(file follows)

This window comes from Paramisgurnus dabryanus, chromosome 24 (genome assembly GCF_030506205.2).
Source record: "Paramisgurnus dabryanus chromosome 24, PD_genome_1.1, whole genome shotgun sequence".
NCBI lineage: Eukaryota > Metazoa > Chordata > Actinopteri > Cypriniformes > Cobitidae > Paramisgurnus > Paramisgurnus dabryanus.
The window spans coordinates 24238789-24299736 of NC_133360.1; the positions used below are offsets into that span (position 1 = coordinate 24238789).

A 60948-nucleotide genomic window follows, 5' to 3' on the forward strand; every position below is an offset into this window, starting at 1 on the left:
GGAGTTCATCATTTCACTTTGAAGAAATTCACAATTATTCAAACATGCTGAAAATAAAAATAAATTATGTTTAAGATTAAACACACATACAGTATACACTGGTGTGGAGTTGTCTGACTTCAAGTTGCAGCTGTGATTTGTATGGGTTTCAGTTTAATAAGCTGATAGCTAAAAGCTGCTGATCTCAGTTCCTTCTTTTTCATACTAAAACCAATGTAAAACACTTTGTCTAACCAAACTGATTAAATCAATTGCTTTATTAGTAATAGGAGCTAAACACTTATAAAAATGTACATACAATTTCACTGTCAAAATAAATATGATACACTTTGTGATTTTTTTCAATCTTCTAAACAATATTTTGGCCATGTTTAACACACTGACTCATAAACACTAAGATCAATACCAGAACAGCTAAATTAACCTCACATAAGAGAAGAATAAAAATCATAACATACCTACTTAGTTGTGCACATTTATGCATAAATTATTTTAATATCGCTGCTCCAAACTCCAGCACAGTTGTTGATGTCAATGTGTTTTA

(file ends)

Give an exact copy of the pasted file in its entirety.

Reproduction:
This window comes from Paramisgurnus dabryanus, chromosome 24 (genome assembly GCF_030506205.2).
Source record: "Paramisgurnus dabryanus chromosome 24, PD_genome_1.1, whole genome shotgun sequence".
NCBI lineage: Eukaryota > Metazoa > Chordata > Actinopteri > Cypriniformes > Cobitidae > Paramisgurnus > Paramisgurnus dabryanus.
The window spans coordinates 24238789-24299736 of NC_133360.1; the positions used below are offsets into that span (position 1 = coordinate 24238789).

A 60948-nucleotide genomic window follows, 5' to 3' on the forward strand; every position below is an offset into this window, starting at 1 on the left:
GGAGTTCATCATTTCACTTTGAAGAAATTCACAATTATTCAAACATGCTGAAAATAAAAATAAATTATGTTTAAGATTAAACACACATACAGTATACACTGGTGTGGAGTTGTCTGACTTCAAGTTGCAGCTGTGATTTGTATGGGTTTCAGTTTAATAAGCTGATAGCTAAAAGCTGCTGATCTCAGTTCCTTCTTTTTCATACTAAAACCAATGTAAAACACTTTGTCTAACCAAACTGATTAAATCAATTGCTTTATTAGTAATAGGAGCTAAACACTTATAAAAATGTACATACAATTTCACTGTCAAAATAAATATGATACACTTTGTGATTTTTTTCAATCTTCTAAACAATATTTTGGCCATGTTTAACACACTGACTCATAAACACTAAGATCAATACCAGAACAGCTAAATTAACCTCACATAAGAGAAGAATAAAAATCATAACATACCTACTTAGTTGTGCACATTTATGCATAAATTATTTTAATATCGCTGCTCCAAACTCCAGCACAGTTGTTGATGTCAATGTGTTTTA